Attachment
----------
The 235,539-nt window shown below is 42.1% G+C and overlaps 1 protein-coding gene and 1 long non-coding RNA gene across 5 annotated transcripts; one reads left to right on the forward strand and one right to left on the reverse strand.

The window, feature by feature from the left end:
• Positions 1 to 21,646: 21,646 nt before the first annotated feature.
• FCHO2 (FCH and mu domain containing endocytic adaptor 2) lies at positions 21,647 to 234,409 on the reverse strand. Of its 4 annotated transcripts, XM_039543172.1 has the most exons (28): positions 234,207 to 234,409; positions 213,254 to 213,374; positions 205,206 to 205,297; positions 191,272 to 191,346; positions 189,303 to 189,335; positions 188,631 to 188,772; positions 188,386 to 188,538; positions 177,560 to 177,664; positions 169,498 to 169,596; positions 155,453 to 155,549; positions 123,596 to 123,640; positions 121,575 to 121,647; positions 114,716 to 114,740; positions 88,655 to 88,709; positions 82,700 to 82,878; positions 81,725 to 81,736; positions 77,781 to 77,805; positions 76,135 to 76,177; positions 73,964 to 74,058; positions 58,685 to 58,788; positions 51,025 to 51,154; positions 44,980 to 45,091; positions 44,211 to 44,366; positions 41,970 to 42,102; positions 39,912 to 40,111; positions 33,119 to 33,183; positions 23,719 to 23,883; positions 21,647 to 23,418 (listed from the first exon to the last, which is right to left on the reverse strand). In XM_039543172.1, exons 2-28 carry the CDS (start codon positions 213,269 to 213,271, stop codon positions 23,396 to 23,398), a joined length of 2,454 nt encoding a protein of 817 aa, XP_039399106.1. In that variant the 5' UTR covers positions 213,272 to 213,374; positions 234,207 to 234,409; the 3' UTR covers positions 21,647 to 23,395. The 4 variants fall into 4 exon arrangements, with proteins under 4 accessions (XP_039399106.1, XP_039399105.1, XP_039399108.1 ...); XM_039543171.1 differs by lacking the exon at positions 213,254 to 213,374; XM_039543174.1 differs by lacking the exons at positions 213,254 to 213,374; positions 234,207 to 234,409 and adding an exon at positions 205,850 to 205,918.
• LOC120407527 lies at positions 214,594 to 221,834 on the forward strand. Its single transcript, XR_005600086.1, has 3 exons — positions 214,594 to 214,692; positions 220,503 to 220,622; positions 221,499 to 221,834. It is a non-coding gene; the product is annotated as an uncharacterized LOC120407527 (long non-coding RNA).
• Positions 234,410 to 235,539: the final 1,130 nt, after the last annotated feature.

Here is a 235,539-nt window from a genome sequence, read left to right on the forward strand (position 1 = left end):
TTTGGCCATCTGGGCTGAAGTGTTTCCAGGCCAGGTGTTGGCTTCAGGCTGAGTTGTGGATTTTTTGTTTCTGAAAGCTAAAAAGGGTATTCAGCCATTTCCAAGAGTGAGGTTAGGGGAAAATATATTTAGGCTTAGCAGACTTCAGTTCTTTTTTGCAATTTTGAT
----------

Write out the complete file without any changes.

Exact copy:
The 235,539-nt window shown below is 42.1% G+C and overlaps 1 protein-coding gene and 1 long non-coding RNA gene across 5 annotated transcripts; one reads left to right on the forward strand and one right to left on the reverse strand.

The window, feature by feature from the left end:
• Positions 1 to 21,646: 21,646 nt before the first annotated feature.
• FCHO2 (FCH and mu domain containing endocytic adaptor 2) lies at positions 21,647 to 234,409 on the reverse strand. Of its 4 annotated transcripts, XM_039543172.1 has the most exons (28): positions 234,207 to 234,409; positions 213,254 to 213,374; positions 205,206 to 205,297; positions 191,272 to 191,346; positions 189,303 to 189,335; positions 188,631 to 188,772; positions 188,386 to 188,538; positions 177,560 to 177,664; positions 169,498 to 169,596; positions 155,453 to 155,549; positions 123,596 to 123,640; positions 121,575 to 121,647; positions 114,716 to 114,740; positions 88,655 to 88,709; positions 82,700 to 82,878; positions 81,725 to 81,736; positions 77,781 to 77,805; positions 76,135 to 76,177; positions 73,964 to 74,058; positions 58,685 to 58,788; positions 51,025 to 51,154; positions 44,980 to 45,091; positions 44,211 to 44,366; positions 41,970 to 42,102; positions 39,912 to 40,111; positions 33,119 to 33,183; positions 23,719 to 23,883; positions 21,647 to 23,418 (listed from the first exon to the last, which is right to left on the reverse strand). In XM_039543172.1, exons 2-28 carry the CDS (start codon positions 213,269 to 213,271, stop codon positions 23,396 to 23,398), a joined length of 2,454 nt encoding a protein of 817 aa, XP_039399106.1. In that variant the 5' UTR covers positions 213,272 to 213,374; positions 234,207 to 234,409; the 3' UTR covers positions 21,647 to 23,395. The 4 variants fall into 4 exon arrangements, with proteins under 4 accessions (XP_039399106.1, XP_039399105.1, XP_039399108.1 ...); XM_039543171.1 differs by lacking the exon at positions 213,254 to 213,374; XM_039543174.1 differs by lacking the exons at positions 213,254 to 213,374; positions 234,207 to 234,409 and adding an exon at positions 205,850 to 205,918.
• LOC120407527 lies at positions 214,594 to 221,834 on the forward strand. Its single transcript, XR_005600086.1, has 3 exons — positions 214,594 to 214,692; positions 220,503 to 220,622; positions 221,499 to 221,834. It is a non-coding gene; the product is annotated as an uncharacterized LOC120407527 (long non-coding RNA).
• Positions 234,410 to 235,539: the final 1,130 nt, after the last annotated feature.

Here is a 235,539-nt window from a genome sequence, read left to right on the forward strand (position 1 = left end):
TTTGGCCATCTGGGCTGAAGTGTTTCCAGGCCAGGTGTTGGCTTCAGGCTGAGTTGTGGATTTTTTGTTTCTGAAAGCTAAAAAGGGTATTCAGCCATTTCCAAGAGTGAGGTTAGGGGAAAATATATTTAGGCTTAGCAGACTTCAGTTCTTTTTTGCAATTTTGAT